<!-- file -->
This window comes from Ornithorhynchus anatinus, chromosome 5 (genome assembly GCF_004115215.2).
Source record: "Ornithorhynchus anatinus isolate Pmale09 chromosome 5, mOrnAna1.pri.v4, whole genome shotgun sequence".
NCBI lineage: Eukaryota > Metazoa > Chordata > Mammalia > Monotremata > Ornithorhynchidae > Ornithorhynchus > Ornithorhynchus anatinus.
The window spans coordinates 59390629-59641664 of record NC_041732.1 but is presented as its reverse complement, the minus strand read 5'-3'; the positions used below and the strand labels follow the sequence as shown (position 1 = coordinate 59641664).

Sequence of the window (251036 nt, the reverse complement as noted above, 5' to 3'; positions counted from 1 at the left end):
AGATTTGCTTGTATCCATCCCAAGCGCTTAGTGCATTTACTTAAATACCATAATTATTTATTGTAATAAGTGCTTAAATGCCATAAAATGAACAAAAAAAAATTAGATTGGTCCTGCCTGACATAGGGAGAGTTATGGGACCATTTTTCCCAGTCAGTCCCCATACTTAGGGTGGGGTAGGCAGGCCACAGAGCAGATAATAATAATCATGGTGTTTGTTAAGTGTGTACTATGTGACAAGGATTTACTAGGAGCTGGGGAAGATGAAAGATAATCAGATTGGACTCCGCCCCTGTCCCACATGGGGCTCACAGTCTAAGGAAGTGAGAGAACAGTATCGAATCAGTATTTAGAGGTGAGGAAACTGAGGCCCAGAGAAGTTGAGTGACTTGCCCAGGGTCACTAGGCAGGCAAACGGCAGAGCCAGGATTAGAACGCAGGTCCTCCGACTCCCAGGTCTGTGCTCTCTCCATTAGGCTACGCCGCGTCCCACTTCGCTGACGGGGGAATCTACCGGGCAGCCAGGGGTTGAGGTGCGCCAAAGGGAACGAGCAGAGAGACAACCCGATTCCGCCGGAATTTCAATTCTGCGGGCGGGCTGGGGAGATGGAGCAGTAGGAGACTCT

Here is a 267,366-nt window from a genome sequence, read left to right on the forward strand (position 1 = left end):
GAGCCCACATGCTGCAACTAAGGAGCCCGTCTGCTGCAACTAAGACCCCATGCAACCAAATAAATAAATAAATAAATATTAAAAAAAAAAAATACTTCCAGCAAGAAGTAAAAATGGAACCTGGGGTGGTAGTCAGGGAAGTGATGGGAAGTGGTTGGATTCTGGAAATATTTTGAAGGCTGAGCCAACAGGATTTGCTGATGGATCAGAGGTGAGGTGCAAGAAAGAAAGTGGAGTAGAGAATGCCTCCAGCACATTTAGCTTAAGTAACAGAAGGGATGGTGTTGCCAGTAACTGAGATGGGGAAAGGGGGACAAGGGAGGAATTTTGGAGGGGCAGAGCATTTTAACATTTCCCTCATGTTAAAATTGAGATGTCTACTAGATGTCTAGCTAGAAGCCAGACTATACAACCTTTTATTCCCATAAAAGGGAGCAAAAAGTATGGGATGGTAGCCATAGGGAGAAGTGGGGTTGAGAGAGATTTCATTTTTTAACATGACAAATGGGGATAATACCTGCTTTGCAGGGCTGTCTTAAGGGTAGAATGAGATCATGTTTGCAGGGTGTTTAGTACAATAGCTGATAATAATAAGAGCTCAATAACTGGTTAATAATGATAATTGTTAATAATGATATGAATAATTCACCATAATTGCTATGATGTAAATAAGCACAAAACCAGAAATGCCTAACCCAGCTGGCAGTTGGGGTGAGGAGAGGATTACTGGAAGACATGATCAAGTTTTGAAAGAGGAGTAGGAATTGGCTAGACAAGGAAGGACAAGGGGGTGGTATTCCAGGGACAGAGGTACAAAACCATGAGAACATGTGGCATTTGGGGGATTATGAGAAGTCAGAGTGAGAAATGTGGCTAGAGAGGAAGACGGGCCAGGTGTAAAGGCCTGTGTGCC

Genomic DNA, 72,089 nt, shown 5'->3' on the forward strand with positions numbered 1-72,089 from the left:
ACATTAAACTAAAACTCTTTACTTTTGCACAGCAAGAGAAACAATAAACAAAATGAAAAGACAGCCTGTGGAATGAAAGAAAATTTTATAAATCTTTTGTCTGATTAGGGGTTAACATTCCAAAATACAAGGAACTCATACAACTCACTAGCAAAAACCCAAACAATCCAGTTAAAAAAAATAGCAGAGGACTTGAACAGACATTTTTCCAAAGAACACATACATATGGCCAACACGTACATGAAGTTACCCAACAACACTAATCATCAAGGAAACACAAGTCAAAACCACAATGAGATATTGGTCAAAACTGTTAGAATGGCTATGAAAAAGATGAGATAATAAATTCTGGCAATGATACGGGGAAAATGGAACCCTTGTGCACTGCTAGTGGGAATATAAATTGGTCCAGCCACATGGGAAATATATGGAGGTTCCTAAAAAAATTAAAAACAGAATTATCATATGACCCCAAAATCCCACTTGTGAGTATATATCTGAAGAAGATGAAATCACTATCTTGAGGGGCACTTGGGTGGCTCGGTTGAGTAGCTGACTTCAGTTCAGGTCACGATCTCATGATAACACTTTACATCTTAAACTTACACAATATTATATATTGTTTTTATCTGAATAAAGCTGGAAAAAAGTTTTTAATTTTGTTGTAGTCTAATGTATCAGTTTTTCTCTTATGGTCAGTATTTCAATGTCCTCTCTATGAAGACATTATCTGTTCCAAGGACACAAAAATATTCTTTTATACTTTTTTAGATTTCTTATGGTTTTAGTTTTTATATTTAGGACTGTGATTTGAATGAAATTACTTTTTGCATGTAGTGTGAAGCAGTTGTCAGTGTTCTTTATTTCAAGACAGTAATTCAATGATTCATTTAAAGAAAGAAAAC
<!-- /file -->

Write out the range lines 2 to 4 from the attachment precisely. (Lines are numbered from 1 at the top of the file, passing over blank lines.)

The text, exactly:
Source record: "Ornithorhynchus anatinus isolate Pmale09 chromosome 5, mOrnAna1.pri.v4, whole genome shotgun sequence".
NCBI lineage: Eukaryota > Metazoa > Chordata > Mammalia > Monotremata > Ornithorhynchidae > Ornithorhynchus > Ornithorhynchus anatinus.
The window spans coordinates 59390629-59641664 of record NC_041732.1 but is presented as its reverse complement, the minus strand read 5'-3'; the positions used below and the strand labels follow the sequence as shown (position 1 = coordinate 59641664).